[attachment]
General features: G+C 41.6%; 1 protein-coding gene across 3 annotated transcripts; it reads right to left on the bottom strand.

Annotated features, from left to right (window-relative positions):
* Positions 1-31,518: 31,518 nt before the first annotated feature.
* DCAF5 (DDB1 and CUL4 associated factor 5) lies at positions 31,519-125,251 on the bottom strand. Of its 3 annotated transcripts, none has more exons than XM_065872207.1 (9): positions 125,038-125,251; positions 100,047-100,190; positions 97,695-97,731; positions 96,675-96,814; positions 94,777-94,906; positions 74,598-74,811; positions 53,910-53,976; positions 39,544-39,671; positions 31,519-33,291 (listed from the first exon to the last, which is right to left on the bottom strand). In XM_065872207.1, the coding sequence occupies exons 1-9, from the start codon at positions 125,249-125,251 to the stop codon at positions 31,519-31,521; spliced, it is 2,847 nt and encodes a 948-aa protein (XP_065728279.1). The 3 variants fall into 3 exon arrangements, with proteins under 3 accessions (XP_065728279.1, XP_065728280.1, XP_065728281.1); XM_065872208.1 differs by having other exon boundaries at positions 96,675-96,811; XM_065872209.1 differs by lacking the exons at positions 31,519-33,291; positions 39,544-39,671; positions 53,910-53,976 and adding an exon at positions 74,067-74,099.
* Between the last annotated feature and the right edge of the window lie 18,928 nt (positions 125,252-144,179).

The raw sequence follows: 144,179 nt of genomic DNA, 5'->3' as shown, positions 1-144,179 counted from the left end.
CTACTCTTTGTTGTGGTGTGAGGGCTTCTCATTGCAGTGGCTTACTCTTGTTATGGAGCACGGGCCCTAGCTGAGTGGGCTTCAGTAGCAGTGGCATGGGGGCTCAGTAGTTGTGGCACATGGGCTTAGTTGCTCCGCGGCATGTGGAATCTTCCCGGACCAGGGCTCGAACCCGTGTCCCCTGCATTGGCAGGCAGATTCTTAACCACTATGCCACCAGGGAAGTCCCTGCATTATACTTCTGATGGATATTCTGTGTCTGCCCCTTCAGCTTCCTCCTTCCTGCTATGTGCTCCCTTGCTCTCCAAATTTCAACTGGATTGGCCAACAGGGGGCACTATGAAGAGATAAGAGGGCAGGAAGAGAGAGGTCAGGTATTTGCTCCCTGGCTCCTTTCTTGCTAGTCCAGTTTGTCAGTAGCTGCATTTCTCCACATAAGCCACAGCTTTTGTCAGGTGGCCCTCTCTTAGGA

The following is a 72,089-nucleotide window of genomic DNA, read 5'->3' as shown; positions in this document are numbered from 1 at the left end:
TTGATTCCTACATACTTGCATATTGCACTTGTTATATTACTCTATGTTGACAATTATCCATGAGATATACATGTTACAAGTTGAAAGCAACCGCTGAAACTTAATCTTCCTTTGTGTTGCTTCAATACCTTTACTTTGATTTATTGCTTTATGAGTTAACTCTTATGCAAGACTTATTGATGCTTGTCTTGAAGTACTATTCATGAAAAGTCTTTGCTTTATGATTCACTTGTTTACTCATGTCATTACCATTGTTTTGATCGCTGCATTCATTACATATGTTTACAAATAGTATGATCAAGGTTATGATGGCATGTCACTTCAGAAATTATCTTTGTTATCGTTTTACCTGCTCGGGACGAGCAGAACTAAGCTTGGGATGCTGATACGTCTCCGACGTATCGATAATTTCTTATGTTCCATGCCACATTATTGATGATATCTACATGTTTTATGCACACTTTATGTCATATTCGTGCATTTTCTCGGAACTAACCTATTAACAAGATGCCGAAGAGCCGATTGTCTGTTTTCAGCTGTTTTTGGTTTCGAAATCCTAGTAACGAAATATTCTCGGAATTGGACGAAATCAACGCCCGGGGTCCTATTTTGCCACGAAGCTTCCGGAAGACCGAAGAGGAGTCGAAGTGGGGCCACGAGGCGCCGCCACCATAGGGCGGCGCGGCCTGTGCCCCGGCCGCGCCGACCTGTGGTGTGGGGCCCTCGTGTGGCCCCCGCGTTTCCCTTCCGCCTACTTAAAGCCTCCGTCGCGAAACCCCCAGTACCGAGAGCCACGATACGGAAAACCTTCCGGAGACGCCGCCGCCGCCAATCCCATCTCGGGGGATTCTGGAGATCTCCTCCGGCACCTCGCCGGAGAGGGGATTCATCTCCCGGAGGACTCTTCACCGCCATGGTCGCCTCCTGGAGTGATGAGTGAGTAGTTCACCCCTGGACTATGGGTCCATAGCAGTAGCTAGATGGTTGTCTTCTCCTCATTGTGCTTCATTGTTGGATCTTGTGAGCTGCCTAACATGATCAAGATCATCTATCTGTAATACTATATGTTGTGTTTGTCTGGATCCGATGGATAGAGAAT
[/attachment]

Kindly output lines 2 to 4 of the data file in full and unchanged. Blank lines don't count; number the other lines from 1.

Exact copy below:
Annotated features, from left to right (window-relative positions):
* Positions 1-31,518: 31,518 nt before the first annotated feature.
* DCAF5 (DDB1 and CUL4 associated factor 5) lies at positions 31,519-125,251 on the bottom strand. Of its 3 annotated transcripts, none has more exons than XM_065872207.1 (9): positions 125,038-125,251; positions 100,047-100,190; positions 97,695-97,731; positions 96,675-96,814; positions 94,777-94,906; positions 74,598-74,811; positions 53,910-53,976; positions 39,544-39,671; positions 31,519-33,291 (listed from the first exon to the last, which is right to left on the bottom strand). In XM_065872207.1, the coding sequence occupies exons 1-9, from the start codon at positions 125,249-125,251 to the stop codon at positions 31,519-31,521; spliced, it is 2,847 nt and encodes a 948-aa protein (XP_065728279.1). The 3 variants fall into 3 exon arrangements, with proteins under 3 accessions (XP_065728279.1, XP_065728280.1, XP_065728281.1); XM_065872208.1 differs by having other exon boundaries at positions 96,675-96,811; XM_065872209.1 differs by lacking the exons at positions 31,519-33,291; positions 39,544-39,671; positions 53,910-53,976 and adding an exon at positions 74,067-74,099.